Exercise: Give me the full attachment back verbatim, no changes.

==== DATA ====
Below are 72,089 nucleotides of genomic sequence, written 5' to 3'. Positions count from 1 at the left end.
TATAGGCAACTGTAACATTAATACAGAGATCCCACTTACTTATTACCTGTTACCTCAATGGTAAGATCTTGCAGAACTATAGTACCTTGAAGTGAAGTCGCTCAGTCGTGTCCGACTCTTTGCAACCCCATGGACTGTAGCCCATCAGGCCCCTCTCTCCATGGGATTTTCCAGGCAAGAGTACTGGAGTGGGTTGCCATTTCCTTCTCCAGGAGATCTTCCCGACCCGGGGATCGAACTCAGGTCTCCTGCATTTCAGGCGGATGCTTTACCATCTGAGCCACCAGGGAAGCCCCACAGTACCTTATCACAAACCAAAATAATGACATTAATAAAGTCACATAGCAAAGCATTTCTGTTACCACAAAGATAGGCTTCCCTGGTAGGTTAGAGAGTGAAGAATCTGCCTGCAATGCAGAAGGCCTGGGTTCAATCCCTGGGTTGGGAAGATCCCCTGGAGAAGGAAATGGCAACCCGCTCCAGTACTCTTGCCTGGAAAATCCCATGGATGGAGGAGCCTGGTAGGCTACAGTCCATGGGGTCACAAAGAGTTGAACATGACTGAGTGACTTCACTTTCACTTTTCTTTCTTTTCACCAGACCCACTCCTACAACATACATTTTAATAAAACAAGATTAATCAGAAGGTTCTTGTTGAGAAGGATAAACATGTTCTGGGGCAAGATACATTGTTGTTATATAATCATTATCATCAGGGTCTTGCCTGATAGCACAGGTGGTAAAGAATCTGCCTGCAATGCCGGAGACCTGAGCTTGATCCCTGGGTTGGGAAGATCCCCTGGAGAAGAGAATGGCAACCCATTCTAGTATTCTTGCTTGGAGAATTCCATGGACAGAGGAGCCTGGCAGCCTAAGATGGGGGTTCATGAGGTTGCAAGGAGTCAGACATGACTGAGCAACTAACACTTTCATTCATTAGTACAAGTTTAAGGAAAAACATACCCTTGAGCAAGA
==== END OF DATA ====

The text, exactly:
Below are 72,089 nucleotides of genomic sequence, written 5' to 3'. Positions count from 1 at the left end.
TATAGGCAACTGTAACATTAATACAGAGATCCCACTTACTTATTACCTGTTACCTCAATGGTAAGATCTTGCAGAACTATAGTACCTTGAAGTGAAGTCGCTCAGTCGTGTCCGACTCTTTGCAACCCCATGGACTGTAGCCCATCAGGCCCCTCTCTCCATGGGATTTTCCAGGCAAGAGTACTGGAGTGGGTTGCCATTTCCTTCTCCAGGAGATCTTCCCGACCCGGGGATCGAACTCAGGTCTCCTGCATTTCAGGCGGATGCTTTACCATCTGAGCCACCAGGGAAGCCCCACAGTACCTTATCACAAACCAAAATAATGACATTAATAAAGTCACATAGCAAAGCATTTCTGTTACCACAAAGATAGGCTTCCCTGGTAGGTTAGAGAGTGAAGAATCTGCCTGCAATGCAGAAGGCCTGGGTTCAATCCCTGGGTTGGGAAGATCCCCTGGAGAAGGAAATGGCAACCCGCTCCAGTACTCTTGCCTGGAAAATCCCATGGATGGAGGAGCCTGGTAGGCTACAGTCCATGGGGTCACAAAGAGTTGAACATGACTGAGTGACTTCACTTTCACTTTTCTTTCTTTTCACCAGACCCACTCCTACAACATACATTTTAATAAAACAAGATTAATCAGAAGGTTCTTGTTGAGAAGGATAAACATGTTCTGGGGCAAGATACATTGTTGTTATATAATCATTATCATCAGGGTCTTGCCTGATAGCACAGGTGGTAAAGAATCTGCCTGCAATGCCGGAGACCTGAGCTTGATCCCTGGGTTGGGAAGATCCCCTGGAGAAGAGAATGGCAACCCATTCTAGTATTCTTGCTTGGAGAATTCCATGGACAGAGGAGCCTGGCAGCCTAAGATGGGGGTTCATGAGGTTGCAAGGAGTCAGACATGACTGAGCAACTAACACTTTCATTCATTAGTACAAGTTTAAGGAAAAACATACCCTTGAGCAAGA